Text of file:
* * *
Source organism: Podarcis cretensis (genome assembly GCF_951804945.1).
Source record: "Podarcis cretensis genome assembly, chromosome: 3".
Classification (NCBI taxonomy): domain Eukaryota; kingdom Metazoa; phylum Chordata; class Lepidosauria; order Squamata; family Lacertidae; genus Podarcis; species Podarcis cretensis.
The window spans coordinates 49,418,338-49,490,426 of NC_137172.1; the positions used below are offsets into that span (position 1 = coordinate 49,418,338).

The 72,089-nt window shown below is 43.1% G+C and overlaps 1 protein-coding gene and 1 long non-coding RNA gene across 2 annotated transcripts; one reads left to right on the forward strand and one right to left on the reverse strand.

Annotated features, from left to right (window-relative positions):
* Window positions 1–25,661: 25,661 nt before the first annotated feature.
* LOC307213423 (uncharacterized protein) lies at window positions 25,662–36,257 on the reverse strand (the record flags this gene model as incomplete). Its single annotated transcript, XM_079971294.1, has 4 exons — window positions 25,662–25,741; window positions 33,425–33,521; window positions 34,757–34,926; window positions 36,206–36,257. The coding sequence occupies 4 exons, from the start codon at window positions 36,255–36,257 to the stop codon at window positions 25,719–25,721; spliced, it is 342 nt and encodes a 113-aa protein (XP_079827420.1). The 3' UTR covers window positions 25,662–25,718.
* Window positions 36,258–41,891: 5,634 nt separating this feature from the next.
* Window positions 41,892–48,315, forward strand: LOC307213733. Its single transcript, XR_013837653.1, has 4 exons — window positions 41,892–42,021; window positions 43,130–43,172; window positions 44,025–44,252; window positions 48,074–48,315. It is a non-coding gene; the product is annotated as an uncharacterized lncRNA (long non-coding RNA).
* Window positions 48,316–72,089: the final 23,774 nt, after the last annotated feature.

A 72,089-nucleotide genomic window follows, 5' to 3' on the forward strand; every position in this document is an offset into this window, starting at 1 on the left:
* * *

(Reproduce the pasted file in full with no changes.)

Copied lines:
Source organism: Podarcis cretensis (genome assembly GCF_951804945.1).
Source record: "Podarcis cretensis genome assembly, chromosome: 3".
Classification (NCBI taxonomy): domain Eukaryota; kingdom Metazoa; phylum Chordata; class Lepidosauria; order Squamata; family Lacertidae; genus Podarcis; species Podarcis cretensis.
The window spans coordinates 49,418,338-49,490,426 of NC_137172.1; the positions used below are offsets into that span (position 1 = coordinate 49,418,338).

The 72,089-nt window shown below is 43.1% G+C and overlaps 1 protein-coding gene and 1 long non-coding RNA gene across 2 annotated transcripts; one reads left to right on the forward strand and one right to left on the reverse strand.

Annotated features, from left to right (window-relative positions):
* Window positions 1–25,661: 25,661 nt before the first annotated feature.
* LOC307213423 (uncharacterized protein) lies at window positions 25,662–36,257 on the reverse strand (the record flags this gene model as incomplete). Its single annotated transcript, XM_079971294.1, has 4 exons — window positions 25,662–25,741; window positions 33,425–33,521; window positions 34,757–34,926; window positions 36,206–36,257. The coding sequence occupies 4 exons, from the start codon at window positions 36,255–36,257 to the stop codon at window positions 25,719–25,721; spliced, it is 342 nt and encodes a 113-aa protein (XP_079827420.1). The 3' UTR covers window positions 25,662–25,718.
* Window positions 36,258–41,891: 5,634 nt separating this feature from the next.
* Window positions 41,892–48,315, forward strand: LOC307213733. Its single transcript, XR_013837653.1, has 4 exons — window positions 41,892–42,021; window positions 43,130–43,172; window positions 44,025–44,252; window positions 48,074–48,315. It is a non-coding gene; the product is annotated as an uncharacterized lncRNA (long non-coding RNA).
* Window positions 48,316–72,089: the final 23,774 nt, after the last annotated feature.

A 72,089-nucleotide genomic window follows, 5' to 3' on the forward strand; every position in this document is an offset into this window, starting at 1 on the left: